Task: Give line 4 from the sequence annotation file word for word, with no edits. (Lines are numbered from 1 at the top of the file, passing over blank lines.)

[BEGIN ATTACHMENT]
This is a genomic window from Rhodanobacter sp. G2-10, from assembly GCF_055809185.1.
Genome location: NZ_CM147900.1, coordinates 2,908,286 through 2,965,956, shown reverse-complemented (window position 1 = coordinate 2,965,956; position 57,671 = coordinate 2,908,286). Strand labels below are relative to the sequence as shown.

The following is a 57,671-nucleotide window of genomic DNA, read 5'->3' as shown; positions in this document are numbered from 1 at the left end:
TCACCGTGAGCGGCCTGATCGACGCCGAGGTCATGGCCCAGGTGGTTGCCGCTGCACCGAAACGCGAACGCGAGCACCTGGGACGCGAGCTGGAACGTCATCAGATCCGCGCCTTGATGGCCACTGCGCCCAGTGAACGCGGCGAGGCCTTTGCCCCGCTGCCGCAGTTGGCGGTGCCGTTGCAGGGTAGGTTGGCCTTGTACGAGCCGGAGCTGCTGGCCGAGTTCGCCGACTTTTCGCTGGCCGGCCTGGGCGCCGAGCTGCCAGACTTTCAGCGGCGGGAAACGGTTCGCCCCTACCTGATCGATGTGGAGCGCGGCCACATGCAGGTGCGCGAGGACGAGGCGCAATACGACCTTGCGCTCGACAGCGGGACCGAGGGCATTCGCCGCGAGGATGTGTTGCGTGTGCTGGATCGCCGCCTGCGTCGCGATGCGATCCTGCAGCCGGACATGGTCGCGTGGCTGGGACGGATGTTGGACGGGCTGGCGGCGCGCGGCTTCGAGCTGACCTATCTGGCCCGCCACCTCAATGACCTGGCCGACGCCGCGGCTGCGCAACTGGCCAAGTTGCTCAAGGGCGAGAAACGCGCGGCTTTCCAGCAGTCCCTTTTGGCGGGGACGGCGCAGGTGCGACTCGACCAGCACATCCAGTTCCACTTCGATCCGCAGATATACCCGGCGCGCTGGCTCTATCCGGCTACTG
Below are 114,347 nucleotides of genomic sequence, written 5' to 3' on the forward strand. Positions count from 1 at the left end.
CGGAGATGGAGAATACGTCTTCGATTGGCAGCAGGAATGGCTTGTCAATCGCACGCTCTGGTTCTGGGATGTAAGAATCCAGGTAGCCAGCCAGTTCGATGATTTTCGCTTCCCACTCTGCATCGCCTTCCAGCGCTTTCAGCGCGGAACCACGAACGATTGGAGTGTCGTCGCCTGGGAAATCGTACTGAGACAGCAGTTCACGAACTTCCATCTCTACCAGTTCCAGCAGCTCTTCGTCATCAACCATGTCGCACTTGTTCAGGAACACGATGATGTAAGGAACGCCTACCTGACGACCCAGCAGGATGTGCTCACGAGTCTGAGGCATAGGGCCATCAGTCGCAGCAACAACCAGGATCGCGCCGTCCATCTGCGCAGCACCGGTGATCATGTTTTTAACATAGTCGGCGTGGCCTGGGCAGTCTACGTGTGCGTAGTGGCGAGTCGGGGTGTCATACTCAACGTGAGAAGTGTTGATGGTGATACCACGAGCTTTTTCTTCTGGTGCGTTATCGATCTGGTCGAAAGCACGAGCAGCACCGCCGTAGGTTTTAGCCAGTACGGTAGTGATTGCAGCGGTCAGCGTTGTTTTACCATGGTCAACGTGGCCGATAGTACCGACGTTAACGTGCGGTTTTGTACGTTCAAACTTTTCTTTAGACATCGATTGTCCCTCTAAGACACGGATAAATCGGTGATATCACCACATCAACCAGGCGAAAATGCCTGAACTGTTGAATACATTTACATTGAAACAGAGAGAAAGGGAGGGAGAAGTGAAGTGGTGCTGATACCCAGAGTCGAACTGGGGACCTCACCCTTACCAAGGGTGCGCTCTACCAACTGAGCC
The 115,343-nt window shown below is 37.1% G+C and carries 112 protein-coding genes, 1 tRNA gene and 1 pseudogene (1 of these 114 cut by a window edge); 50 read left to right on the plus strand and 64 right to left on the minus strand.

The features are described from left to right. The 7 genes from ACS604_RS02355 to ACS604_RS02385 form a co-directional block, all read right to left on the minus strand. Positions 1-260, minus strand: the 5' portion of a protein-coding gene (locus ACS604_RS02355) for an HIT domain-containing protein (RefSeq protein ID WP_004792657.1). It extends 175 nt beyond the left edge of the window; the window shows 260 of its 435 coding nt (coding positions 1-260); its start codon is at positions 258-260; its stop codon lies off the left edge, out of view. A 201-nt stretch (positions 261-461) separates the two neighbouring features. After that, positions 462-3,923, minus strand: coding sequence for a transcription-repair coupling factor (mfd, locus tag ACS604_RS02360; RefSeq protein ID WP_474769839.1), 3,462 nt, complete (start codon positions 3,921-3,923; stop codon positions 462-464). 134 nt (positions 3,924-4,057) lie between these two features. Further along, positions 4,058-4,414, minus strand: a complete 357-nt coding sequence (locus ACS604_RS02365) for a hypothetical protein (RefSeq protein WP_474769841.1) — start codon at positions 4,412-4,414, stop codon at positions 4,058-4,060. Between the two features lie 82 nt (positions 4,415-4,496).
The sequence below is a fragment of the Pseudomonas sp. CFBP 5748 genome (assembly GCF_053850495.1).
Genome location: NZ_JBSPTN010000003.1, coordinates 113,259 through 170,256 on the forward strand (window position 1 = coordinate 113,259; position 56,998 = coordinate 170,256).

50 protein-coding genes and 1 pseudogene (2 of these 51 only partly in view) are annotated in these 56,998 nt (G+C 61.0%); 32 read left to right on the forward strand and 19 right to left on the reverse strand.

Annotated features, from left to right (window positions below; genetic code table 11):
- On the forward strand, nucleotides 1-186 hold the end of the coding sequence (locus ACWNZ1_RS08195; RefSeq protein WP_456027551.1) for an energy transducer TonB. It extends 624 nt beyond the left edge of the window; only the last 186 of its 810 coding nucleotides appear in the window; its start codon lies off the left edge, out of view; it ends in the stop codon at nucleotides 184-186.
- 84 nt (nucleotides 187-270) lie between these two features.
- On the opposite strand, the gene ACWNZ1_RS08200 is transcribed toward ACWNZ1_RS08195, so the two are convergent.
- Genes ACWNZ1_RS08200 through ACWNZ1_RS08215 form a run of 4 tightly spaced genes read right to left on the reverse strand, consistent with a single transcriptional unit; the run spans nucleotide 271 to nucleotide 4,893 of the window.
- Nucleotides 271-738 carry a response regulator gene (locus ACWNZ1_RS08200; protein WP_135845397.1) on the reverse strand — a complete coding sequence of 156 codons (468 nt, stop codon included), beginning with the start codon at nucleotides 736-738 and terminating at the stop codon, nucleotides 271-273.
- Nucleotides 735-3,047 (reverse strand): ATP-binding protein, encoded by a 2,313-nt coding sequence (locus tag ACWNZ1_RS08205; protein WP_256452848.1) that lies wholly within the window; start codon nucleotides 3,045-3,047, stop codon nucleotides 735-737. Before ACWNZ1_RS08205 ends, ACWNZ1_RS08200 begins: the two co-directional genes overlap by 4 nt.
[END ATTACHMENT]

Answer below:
TCACCGTGAGCGGCCTGATCGACGCCGAGGTCATGGCCCAGGTGGTTGCCGCTGCACCGAAACGCGAACGCGAGCACCTGGGACGCGAGCTGGAACGTCATCAGATCCGCGCCTTGATGGCCACTGCGCCCAGTGAACGCGGCGAGGCCTTTGCCCCGCTGCCGCAGTTGGCGGTGCCGTTGCAGGGTAGGTTGGCCTTGTACGAGCCGGAGCTGCTGGCCGAGTTCGCCGACTTTTCGCTGGCCGGCCTGGGCGCCGAGCTGCCAGACTTTCAGCGGCGGGAAACGGTTCGCCCCTACCTGATCGATGTGGAGCGCGGCCACATGCAGGTGCGCGAGGACGAGGCGCAATACGACCTTGCGCTCGACAGCGGGACCGAGGGCATTCGCCGCGAGGATGTGTTGCGTGTGCTGGATCGCCGCCTGCGTCGCGATGCGATCCTGCAGCCGGACATGGTCGCGTGGCTGGGACGGATGTTGGACGGGCTGGCGGCGCGCGGCTTCGAGCTGACCTATCTGGCCCGCCACCTCAATGACCTGGCCGACGCCGCGGCTGCGCAACTGGCCAAGTTGCTCAAGGGCGAGAAACGCGCGGCTTTCCAGCAGTCCCTTTTGGCGGGGACGGCGCAGGTGCGACTCGACCAGCACATCCAGTTCCACTTCGATCCGCAGATATACCCGGCGCGCTGGCTCTATCCGGCTACTG